Russia's grave warning: United States threats over Evan Gershkovich arrest will 'reap whirlwind'

The WSJ denied that Gershkovich was a spy.
The WSJ denied that Gershkovich was a spy. Photo credit: Getty Images.

Russia said on Friday that if the United States threatened Moscow over its arrest of Wall Street Journal (WSJ) reporter Evan Gershkovich, it would reap a "whirlwind", the state-owned news agency RIA reported.

U.S. President Joe Biden urged Moscow on Friday to "Let him go", after his administration said on Thursday it was unacceptable for Russia to target U.S. citizens and urged all Americans in Russia to leave at once.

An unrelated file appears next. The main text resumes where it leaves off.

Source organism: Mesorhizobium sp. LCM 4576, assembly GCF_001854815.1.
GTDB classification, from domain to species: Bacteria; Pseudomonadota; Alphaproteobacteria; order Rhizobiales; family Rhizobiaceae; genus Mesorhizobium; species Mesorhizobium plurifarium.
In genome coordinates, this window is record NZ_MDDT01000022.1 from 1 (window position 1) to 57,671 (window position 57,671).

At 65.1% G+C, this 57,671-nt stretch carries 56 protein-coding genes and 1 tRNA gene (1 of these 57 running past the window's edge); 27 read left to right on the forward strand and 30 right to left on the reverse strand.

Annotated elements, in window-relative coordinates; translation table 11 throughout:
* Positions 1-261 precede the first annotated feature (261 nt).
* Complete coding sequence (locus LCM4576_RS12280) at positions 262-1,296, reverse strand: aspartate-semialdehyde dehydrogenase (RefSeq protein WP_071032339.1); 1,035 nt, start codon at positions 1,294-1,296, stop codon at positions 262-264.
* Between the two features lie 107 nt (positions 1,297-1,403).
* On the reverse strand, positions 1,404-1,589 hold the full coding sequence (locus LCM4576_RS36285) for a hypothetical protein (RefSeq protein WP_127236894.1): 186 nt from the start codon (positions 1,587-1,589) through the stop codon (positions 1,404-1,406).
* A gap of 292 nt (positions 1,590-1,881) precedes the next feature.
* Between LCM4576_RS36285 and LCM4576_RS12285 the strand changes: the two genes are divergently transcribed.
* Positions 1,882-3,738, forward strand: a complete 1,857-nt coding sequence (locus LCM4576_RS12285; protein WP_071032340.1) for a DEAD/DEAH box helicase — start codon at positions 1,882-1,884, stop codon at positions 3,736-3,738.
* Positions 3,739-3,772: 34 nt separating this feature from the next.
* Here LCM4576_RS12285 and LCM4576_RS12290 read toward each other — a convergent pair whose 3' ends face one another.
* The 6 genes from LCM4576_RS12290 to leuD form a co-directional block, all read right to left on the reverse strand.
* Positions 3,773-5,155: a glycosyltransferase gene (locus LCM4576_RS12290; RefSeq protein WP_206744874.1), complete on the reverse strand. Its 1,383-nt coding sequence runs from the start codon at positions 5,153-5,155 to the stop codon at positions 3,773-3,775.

The WSJ denied that Gershkovich was a spy and, in an opinion column, the WSJ's editorial board wrote: "Expelling Russia's ambassador to the U.S., as well as all Russian journalists working here, would be the minimum to expect."

However, Biden said expelling Russian diplomats was "not the plan right now".

Speaking on the "60 Minutes" programme of Russia's flagship Rossiya 1 channel, Foreign Ministry spokeswoman Maria Zakharova said the United States had made no attempt to understand what had happened to Gershkovich.

"They immediately turn to threats, reprisals against Russian journalists. If this logic continues in the public space, they will reap a whirlwind," Zakharova said.

Both Zakharova and Kremlin spokesman Dmitry Peskov said on Thursday that Gershkovich had been "caught red-handed" but offered no evidence to back up their assertion.

Gershkovich pleaded "not guilty" on Thursday as a court remanded him in pre-trial detention for two months.